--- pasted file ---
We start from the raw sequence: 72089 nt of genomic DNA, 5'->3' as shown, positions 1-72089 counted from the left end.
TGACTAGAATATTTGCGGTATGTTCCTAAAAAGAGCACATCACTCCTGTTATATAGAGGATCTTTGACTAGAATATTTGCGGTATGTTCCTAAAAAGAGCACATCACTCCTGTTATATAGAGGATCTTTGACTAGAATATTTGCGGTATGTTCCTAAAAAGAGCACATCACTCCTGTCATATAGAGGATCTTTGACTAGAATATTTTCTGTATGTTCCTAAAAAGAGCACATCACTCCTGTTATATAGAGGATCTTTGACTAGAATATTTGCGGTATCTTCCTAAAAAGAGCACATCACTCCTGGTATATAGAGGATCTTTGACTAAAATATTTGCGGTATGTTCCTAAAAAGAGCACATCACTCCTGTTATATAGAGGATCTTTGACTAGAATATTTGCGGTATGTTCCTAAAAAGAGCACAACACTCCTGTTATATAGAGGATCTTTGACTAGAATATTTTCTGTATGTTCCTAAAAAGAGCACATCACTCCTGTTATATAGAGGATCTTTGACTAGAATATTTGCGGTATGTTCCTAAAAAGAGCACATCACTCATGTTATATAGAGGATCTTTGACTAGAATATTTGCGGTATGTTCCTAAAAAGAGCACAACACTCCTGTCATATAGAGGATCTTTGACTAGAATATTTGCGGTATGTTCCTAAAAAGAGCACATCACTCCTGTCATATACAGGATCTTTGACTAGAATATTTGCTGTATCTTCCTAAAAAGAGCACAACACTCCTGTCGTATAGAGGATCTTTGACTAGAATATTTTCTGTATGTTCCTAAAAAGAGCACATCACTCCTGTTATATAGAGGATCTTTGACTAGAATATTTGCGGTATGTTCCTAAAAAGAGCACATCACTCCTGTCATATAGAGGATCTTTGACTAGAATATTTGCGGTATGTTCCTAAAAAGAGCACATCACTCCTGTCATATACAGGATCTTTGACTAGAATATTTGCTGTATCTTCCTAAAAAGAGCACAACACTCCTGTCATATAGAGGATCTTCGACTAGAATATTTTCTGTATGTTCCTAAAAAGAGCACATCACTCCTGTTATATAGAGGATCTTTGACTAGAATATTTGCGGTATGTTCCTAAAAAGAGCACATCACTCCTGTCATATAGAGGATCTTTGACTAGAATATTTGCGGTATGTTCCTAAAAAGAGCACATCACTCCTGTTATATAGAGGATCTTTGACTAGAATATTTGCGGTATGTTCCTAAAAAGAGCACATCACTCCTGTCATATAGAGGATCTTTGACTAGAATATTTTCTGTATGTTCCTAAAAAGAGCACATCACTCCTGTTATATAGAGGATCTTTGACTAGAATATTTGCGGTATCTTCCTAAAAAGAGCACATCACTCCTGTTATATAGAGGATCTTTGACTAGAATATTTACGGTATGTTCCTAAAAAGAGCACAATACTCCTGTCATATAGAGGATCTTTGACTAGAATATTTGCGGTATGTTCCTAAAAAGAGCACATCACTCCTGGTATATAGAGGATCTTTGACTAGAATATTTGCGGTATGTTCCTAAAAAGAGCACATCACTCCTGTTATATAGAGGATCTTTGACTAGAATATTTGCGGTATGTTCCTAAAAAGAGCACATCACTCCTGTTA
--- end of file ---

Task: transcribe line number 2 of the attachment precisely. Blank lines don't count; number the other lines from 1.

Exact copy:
TGACTAGAATATTTGCGGTATGTTCCTAAAAAGAGCACATCACTCCTGTTATATAGAGGATCTTTGACTAGAATATTTGCGGTATGTTCCTAAAAAGAGCACATCACTCCTGTTATATAGAGGATCTTTGACTAGAATATTTGCGGTATGTTCCTAAAAAGAGCACATCACTCCTGTCATATAGAGGATCTTTGACTAGAATATTTTCTGTATGTTCCTAAAAAGAGCACATCACTCCTGTTATATAGAGGATCTTTGACTAGAATATTTGCGGTATCTTCCTAAAAAGAGCACATCACTCCTGGTATATAGAGGATCTTTGACTAAAATATTTGCGGTATGTTCCTAAAAAGAGCACATCACTCCTGTTATATAGAGGATCTTTGACTAGAATATTTGCGGTATGTTCCTAAAAAGAGCACAACACTCCTGTTATATAGAGGATCTTTGACTAGAATATTTTCTGTATGTTCCTAAAAAGAGCACATCACTCCTGTTATATAGAGGATCTTTGACTAGAATATTTGCGGTATGTTCCTAAAAAGAGCACATCACTCATGTTATATAGAGGATCTTTGACTAGAATATTTGCGGTATGTTCCTAAAAAGAGCACAACACTCCTGTCATATAGAGGATCTTTGACTAGAATATTTGCGGTATGTTCCTAAAAAGAGCACATCACTCCTGTCATATACAGGATCTTTGACTAGAATATTTGCTGTATCTTCCTAAAAAGAGCACAACACTCCTGTCGTATAGAGGATCTTTGACTAGAATATTTTCTGTATGTTCCTAAAAAGAGCACATCACTCCTGTTATATAGAGGATCTTTGACTAGAATATTTGCGGTATGTTCCTAAAAAGAGCACATCACTCCTGTCATATAGAGGATCTTTGACTAGAATATTTGCGGTATGTTCCTAAAAAGAGCACATCACTCCTGTCATATACAGGATCTTTGACTAGAATATTTGCTGTATCTTCCTAAAAAGAGCACAACACTCCTGTCATATAGAGGATCTTCGACTAGAATATTTTCTGTATGTTCCTAAAAAGAGCACATCACTCCTGTTATATAGAGGATCTTTGACTAGAATATTTGCGGTATGTTCCTAAAAAGAGCACATCACTCCTGTCATATAGAGGATCTTTGACTAGAATATTTGCGGTATGTTCCTAAAAAGAGCACATCACTCCTGTTATATAGAGGATCTTTGACTAGAATATTTGCGGTATGTTCCTAAAAAGAGCACATCACTCCTGTCATATAGAGGATCTTTGACTAGAATATTTTCTGTATGTTCCTAAAAAGAGCACATCACTCCTGTTATATAGAGGATCTTTGACTAGAATATTTGCGGTATCTTCCTAAAAAGAGCACATCACTCCTGTTATATAGAGGATCTTTGACTAGAATATTTACGGTATGTTCCTAAAAAGAGCACAATACTCCTGTCATATAGAGGATCTTTGACTAGAATATTTGCGGTATGTTCCTAAAAAGAGCACATCACTCCTGGTATATAGAGGATCTTTGACTAGAATATTTGCGGTATGTTCCTAAAAAGAGCACATCACTCCTGTTATATAGAGGATCTTTGACTAGAATATTTGCGGTATGTTCCTAAAAAGAGCACATCACTCCTGTTA